Health »

50 times more weather-related deaths in 2100, unless we take action

The number of deaths as a result of weather-related disasters is expected to increase by roughly 50 times between now and 2100, if we do not take appropriate measures. Heat waves are the most lethal.

Fishery »

Climate change and marine fisheries: European countries least vulnerable on a global scale

Countries most vulnerable to the effects of climate change on marine fisheries are primarily small island states in the Pacific Ocean and Caribbean, and countries along the Western and Eastern coasts

Climate change »

More precipitation in the North, less in the South, but what about Central Europe?

The general future trend for Europe is an increase of mean precipitation in northern Europe, and a decrease in the south. But what about Central Europe, the transition zone?

Climate change »

Maximum summer temperature in France could easily exceed 50 °C by 2100

Current record maximum summer temperature in France is about 42°C. Under a high-end scenario of climate change record maximum value could easily exceed 50 °C by the end of this century.

Forestry and peatlands »

What drives future changes in the world’s forest carbon?

Climate change stimulates global forest carbon due to the fertilization effect of CO2. Not necessarily due to global warming itself: that has negative effects, such as more wildfires and droughts.

Climate change »

No slowdown, no acceleration. Global warming trend has been steady since the 1970s

There is no statistical evidence for a ‘slowdown period’ with a significantly reduced rate of warming in the period 1998-2014 or an acceleration of global warming in recent years.

Previously in ClimateChangePost

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A large number of automatic weather stations of the Trans-African Hydro-Meteorological Observatory will be rolled out over Southern Africa. The first one was opened in Johannesburg on 14 July 2017.

Future extreme sea levels along Europe’s coasts are mainly driven by relative sea level rise. Averaged over Europe, changes in tides, storm surges and wave set up contribute less than 20%.

Presented by Fiona MacLeod (The City of Edinburgh Council) at the European Climate Change Adaptation Conference in Glasgow in June 2017.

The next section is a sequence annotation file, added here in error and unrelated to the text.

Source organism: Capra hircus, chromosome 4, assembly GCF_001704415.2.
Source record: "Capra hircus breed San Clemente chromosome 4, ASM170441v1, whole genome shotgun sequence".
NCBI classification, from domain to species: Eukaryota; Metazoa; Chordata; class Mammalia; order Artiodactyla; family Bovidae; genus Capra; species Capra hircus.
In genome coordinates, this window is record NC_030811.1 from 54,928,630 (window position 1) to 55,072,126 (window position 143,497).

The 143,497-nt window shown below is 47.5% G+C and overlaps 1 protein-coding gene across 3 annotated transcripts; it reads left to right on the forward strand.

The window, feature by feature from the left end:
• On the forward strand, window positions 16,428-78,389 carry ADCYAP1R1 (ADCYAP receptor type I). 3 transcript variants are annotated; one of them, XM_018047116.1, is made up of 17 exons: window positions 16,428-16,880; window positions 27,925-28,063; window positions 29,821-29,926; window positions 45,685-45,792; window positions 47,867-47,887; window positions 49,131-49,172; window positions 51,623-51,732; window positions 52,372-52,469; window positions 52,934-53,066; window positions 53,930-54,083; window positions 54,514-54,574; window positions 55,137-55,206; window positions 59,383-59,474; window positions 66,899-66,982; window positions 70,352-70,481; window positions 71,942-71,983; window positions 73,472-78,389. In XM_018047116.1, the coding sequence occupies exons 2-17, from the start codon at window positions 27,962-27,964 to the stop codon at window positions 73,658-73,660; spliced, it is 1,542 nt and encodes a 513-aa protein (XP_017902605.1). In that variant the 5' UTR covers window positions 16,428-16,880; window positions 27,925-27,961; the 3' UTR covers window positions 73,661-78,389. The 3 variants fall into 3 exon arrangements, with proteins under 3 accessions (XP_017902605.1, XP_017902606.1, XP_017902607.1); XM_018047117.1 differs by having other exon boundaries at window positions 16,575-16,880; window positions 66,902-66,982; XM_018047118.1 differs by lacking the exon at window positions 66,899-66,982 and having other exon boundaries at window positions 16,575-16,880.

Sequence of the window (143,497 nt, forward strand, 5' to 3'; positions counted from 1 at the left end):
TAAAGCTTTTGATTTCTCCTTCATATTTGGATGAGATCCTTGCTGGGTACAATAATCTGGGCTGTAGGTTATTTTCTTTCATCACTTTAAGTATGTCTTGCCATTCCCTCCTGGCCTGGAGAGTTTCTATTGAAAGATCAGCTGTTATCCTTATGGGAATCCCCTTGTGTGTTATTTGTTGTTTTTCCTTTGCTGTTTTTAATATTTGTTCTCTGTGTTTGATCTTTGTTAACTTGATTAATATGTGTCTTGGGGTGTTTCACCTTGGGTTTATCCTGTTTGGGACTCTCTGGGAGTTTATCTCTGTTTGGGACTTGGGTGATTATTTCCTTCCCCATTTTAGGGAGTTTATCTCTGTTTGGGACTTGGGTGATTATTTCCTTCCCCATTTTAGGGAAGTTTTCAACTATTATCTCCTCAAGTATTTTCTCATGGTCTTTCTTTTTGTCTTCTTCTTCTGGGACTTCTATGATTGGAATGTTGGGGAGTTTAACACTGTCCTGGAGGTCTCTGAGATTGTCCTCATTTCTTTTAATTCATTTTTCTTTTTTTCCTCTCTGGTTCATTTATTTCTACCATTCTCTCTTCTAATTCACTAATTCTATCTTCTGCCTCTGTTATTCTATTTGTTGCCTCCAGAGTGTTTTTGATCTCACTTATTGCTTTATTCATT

Presented by UK urban flood risk specialists at the European Climate Change Adaptation Conference in Glasgow in June 2017.

Based on contributions at ECCA 2017 by Alistair Rennie (Scottish Natural Heritage), Jim Hansom and James Fitton (University of Glasgow), and input from Mairi Davis (Historic Environment Scotland).

Presented by Marjolijn Haasnoot of the Netherlands’ research institute Deltares and Delft University of Technology at the European Climate Change Adaptation Conference in Glasgow in June 2017.

Presented by Francisca Aguiar of the University of Lisbon at the European Climate Change Adaptation Conference in Glasgow in June 2017.

Presented by Maria Falaleeva of Ekapraekt / Green Network at the European Climate Change Adaptation Conference in Glasgow in June 2017.

Presented by Richard Taylor of the Stockholm Environment Institute at the European Climate Change Adaptation Conference in Glasgow in June 2017.

Presented by Filomena Pietrapertosa of the National Research Council of Italy at the European Climate Change Adaptation Conference in Glasgow in June 2017.

June 18 2017. Large forest fires strike Portugal, northeast of Lisbon. Many people have been killed. This article has been published before on the ClimateChangePost.

A new high-end projection for global sea level rise, based on a recent study on the impact of Antarctic ice mass loss, shows sea level rise in 2100 may be much higher than the recent IPCC estimate.

The impact of climate change will be felt especially in the cities during hot summers, due to the urban heat island effect. Several measures can be taken though to ‘beat the heat’.

Copper, lead, zinc, and nickel are vital metals for modern infrastructure. The sites where they are mined are exposed to the consequences of climate change. Most exposed are copper resources.

Even when droughts lead to conflict, they are not the major driver. Their impact depends on the geopolitical setting and adaptive capacity of societies, as Syria’s civil war outbreak illustrates.

In our globalized world an extreme event in one part of the world can have a major impact on business continuity on the other side of the planet.

More research is needed on sustainable adaptation planning to preserve cultural heritage under climate change, according to the first global literature review of cultural heritage and climate change.

Climate change leads to a redistribution of species on land and in the oceans. This affects our well-being because our capacity to respond to species shifting across borders is limited.

Climate change doesn’t seem to shift the timing of high- and low-flow periods of large rivers between now and the end of the century. Current stream flow seasonality, however, seems to be amplified.

Even under the most optimistic scenario of global warming, global river flood risk more than doubles, stressing the need for timely and effective adaptation to control river flood risk.

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Europe in a changing climate

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